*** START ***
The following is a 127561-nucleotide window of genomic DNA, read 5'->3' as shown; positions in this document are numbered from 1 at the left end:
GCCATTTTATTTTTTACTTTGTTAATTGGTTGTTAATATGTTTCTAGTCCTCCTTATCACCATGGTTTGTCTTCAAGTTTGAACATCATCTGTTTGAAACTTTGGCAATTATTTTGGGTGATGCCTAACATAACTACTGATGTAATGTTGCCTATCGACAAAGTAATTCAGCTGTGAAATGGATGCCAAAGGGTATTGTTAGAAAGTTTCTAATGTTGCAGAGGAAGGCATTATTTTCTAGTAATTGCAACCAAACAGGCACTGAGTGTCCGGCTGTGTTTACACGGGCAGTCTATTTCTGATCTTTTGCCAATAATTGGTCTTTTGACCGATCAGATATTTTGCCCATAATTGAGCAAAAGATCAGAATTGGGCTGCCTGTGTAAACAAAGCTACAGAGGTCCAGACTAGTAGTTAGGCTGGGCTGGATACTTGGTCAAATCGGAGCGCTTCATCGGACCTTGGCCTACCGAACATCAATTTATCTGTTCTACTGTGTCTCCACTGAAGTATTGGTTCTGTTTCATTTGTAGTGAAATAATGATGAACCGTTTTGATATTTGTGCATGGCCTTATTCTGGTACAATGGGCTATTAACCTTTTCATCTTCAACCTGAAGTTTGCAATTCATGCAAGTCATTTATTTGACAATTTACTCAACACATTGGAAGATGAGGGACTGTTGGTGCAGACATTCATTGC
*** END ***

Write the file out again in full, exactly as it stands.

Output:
The following is a 127561-nucleotide window of genomic DNA, read 5'->3' as shown; positions in this document are numbered from 1 at the left end:
GCCATTTTATTTTTTACTTTGTTAATTGGTTGTTAATATGTTTCTAGTCCTCCTTATCACCATGGTTTGTCTTCAAGTTTGAACATCATCTGTTTGAAACTTTGGCAATTATTTTGGGTGATGCCTAACATAACTACTGATGTAATGTTGCCTATCGACAAAGTAATTCAGCTGTGAAATGGATGCCAAAGGGTATTGTTAGAAAGTTTCTAATGTTGCAGAGGAAGGCATTATTTTCTAGTAATTGCAACCAAACAGGCACTGAGTGTCCGGCTGTGTTTACACGGGCAGTCTATTTCTGATCTTTTGCCAATAATTGGTCTTTTGACCGATCAGATATTTTGCCCATAATTGAGCAAAAGATCAGAATTGGGCTGCCTGTGTAAACAAAGCTACAGAGGTCCAGACTAGTAGTTAGGCTGGGCTGGATACTTGGTCAAATCGGAGCGCTTCATCGGACCTTGGCCTACCGAACATCAATTTATCTGTTCTACTGTGTCTCCACTGAAGTATTGGTTCTGTTTCATTTGTAGTGAAATAATGATGAACCGTTTTGATATTTGTGCATGGCCTTATTCTGGTACAATGGGCTATTAACCTTTTCATCTTCAACCTGAAGTTTGCAATTCATGCAAGTCATTTATTTGACAATTTACTCAACACATTGGAAGATGAGGGACTGTTGGTGCAGACATTCATTGC